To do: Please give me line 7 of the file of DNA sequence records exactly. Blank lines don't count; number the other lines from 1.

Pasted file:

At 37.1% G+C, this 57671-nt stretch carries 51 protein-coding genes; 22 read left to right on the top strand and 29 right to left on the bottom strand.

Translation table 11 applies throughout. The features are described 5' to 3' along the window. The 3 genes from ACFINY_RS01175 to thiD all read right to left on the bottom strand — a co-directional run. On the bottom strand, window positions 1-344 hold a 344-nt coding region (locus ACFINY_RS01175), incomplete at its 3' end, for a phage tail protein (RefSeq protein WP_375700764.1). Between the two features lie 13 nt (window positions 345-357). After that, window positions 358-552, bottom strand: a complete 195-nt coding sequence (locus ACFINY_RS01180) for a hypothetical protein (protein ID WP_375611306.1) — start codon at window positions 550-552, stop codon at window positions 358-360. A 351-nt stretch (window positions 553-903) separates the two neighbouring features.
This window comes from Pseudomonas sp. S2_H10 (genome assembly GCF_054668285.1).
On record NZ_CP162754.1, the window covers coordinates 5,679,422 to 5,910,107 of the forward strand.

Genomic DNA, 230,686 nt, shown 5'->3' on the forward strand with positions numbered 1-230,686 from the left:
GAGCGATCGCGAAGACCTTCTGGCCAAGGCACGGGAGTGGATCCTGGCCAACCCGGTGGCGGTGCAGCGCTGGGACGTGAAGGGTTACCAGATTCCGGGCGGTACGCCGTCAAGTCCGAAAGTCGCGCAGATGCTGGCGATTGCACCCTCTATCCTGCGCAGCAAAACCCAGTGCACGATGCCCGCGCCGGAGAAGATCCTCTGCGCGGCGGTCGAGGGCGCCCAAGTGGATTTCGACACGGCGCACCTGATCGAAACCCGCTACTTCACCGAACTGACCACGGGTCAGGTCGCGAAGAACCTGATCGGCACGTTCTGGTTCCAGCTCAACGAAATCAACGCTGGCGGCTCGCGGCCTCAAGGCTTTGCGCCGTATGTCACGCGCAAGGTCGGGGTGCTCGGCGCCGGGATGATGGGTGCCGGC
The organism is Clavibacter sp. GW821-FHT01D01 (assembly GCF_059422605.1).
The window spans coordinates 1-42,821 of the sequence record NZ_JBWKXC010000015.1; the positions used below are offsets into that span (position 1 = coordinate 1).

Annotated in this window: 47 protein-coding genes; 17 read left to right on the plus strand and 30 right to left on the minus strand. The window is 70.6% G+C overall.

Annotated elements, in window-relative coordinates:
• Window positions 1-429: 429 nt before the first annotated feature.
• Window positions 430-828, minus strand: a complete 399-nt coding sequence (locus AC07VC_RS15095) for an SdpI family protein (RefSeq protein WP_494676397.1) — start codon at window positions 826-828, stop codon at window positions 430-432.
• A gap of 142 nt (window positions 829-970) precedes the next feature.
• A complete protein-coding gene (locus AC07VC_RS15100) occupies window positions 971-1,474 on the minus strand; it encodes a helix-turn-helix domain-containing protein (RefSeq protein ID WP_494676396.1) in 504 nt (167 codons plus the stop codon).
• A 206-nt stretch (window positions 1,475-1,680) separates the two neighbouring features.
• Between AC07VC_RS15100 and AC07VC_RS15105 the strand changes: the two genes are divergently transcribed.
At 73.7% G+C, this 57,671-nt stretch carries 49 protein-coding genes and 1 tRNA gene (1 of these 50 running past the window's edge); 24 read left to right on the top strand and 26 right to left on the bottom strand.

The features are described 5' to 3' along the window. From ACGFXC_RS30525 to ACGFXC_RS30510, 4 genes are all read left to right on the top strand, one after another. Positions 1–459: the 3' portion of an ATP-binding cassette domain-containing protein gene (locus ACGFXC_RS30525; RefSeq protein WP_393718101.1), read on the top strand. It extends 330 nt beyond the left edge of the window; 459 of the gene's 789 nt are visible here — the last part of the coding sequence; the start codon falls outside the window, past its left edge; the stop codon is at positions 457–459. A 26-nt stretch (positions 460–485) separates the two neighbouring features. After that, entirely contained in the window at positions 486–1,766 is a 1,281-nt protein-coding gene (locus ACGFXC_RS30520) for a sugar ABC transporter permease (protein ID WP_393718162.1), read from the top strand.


The organism is Clavibacter sp. GW821-FHT01D01 (assembly GCF_059422605.1).